Overactive & Underactive Bladder


Overactive and underactive bladder are similar conditions that each involve a variation in the bladder’s strength, frequency, and duration of voiding.

Overactive Bladder

Overactive bladder (OAB) is urinary urgency that may involve involuntary loss of urine without the presence of a urinary tract infection or other obvious pathology. An estimated 11% of people worldwide suffer from overactive bladder.

Patients with overactive bladder may experience increased urinary frequency, urinary urgency (a sudden, compelling desire to urinate that may be difficult to suppress and replaces normal urge to urinate), nocturia (when the need to urinate multiple times during the night interrupts sleep), and urgency urinary incontinence (the involuntary loss of urine in association with urgency).


Patients with overactive bladder may be suffering from the following conditions:

  • Urinary tract infection
  • Malignancy
  • Pelvic floor muscle dysfunction
  • Urinary calculi (stones)
  • Diabetes
  • Polydipsia
  • Interstitial cystitis/bladder pain syndrome (IC/BPS)
  • Neurogenic bladder

To accurately diagnose patients with overactive bladder, a physician will review medical history, conduct a physical examination, and perform urinalysis. The physician will need to screen for other conditions that may be associated with overactive bladder, such as constipation, recurrent urinary tract infection, pelvic floor muscle dysfunction, pelvic organ prolapse, bladder cancer, prostate obstruction, hematuria, limited mobility, and excessive consumption of fluid and/or caffeine.

During the pelvic exam, the physician will assess the patient for pelvic floor muscle hypertonia, skin breakdown, and perineal reflexes. In women, assessment will cover pelvic organ prolapse and genitourinary symptoms of menopause. Men will undergo a digital rectal exam to assess for nodularity or enlargement.

Urinalysis will also be done to check for urinary tract infection and hematuria. Additional testing and measures that may be done to diagnose OAB include intake-voiding diaries, post-void residual, urine culture, and psychometrically validated symptom questionnaires.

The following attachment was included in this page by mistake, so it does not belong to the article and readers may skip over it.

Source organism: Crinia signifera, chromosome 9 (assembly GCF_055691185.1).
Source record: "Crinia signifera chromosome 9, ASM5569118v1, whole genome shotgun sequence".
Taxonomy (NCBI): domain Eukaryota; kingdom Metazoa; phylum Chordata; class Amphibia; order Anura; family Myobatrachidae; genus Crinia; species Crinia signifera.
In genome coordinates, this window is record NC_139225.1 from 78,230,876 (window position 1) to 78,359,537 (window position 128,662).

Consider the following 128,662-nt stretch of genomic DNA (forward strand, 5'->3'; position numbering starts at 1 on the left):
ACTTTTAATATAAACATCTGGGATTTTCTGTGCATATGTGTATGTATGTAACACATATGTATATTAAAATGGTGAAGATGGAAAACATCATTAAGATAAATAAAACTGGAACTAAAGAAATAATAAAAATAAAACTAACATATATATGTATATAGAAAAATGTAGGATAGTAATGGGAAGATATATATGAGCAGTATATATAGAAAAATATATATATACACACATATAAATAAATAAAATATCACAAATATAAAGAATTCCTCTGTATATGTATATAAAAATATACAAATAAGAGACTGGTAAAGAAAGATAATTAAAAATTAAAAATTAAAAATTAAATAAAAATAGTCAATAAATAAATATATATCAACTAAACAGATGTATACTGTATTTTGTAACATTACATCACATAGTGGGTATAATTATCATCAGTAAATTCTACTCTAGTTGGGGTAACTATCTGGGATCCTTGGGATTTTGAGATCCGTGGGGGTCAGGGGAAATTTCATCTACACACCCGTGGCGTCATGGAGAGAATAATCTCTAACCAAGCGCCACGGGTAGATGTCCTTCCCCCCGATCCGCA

Treatment For Overactive Bladder

The primary treatment for OAB is behavioral therapies, such as bladder training, fluid management, bladder control strategies, pelvic floor muscle training (PFMT), and urgency suppression.

Patients may also benefit from biofeedback, which is the use of electronic monitoring of an automatic bodily function to train a patient to acquire voluntary control of that function. In the case of pelvic floor disorders, an external or internal voltage or pressure sensor will assess pelvic floor muscular activity and the physician will provide visual or verbal feedback to the patient. This information will help guide pelvic floor physical therapy.

Secondary treatment for underactive bladder may include medication.

Underactive Bladder

Overactive bladder’s opposite condition, underactive bladder, is less common and receives less attention than overactive bladder. It is typically defined as prolonged bladder emptying or a failure to achieve complete emptying within a normal amount of time. Patients with this condition may not be able to sense when the bladder is full and cannot sufficiently contract the bladder muscles in order to empty it.

Symptoms can be similar to that of overactive bladder, including increased frequency and urgency. Underactive bladder can also result in hesitancy, straining to void, and recurrent infections.

Underactive bladder has been associated with diabetes mellitus, neurogenic complications, problems with muscle tissue, side effects of medication, injury, and aging. Sometimes, overactive bladder can lead to the development of underactive bladder due to changes in the bladder wall and muscle structure.

There are fewer options for treating underactive bladder compared to overactive bladder. Currently, oral medications for the treatment of underactive bladder are not available. Patients may be instructed to double void when going to the bathroom. Other treatment approaches can include intermittent catheterization or an indwelling urinary catheter.

For patients with diabetes mellitus, there is a need to prevent overdistension of the bladder and decrease residual urine. These patients may need to follow scheduled voiding. New approaches for treating underactive bladder are being explored.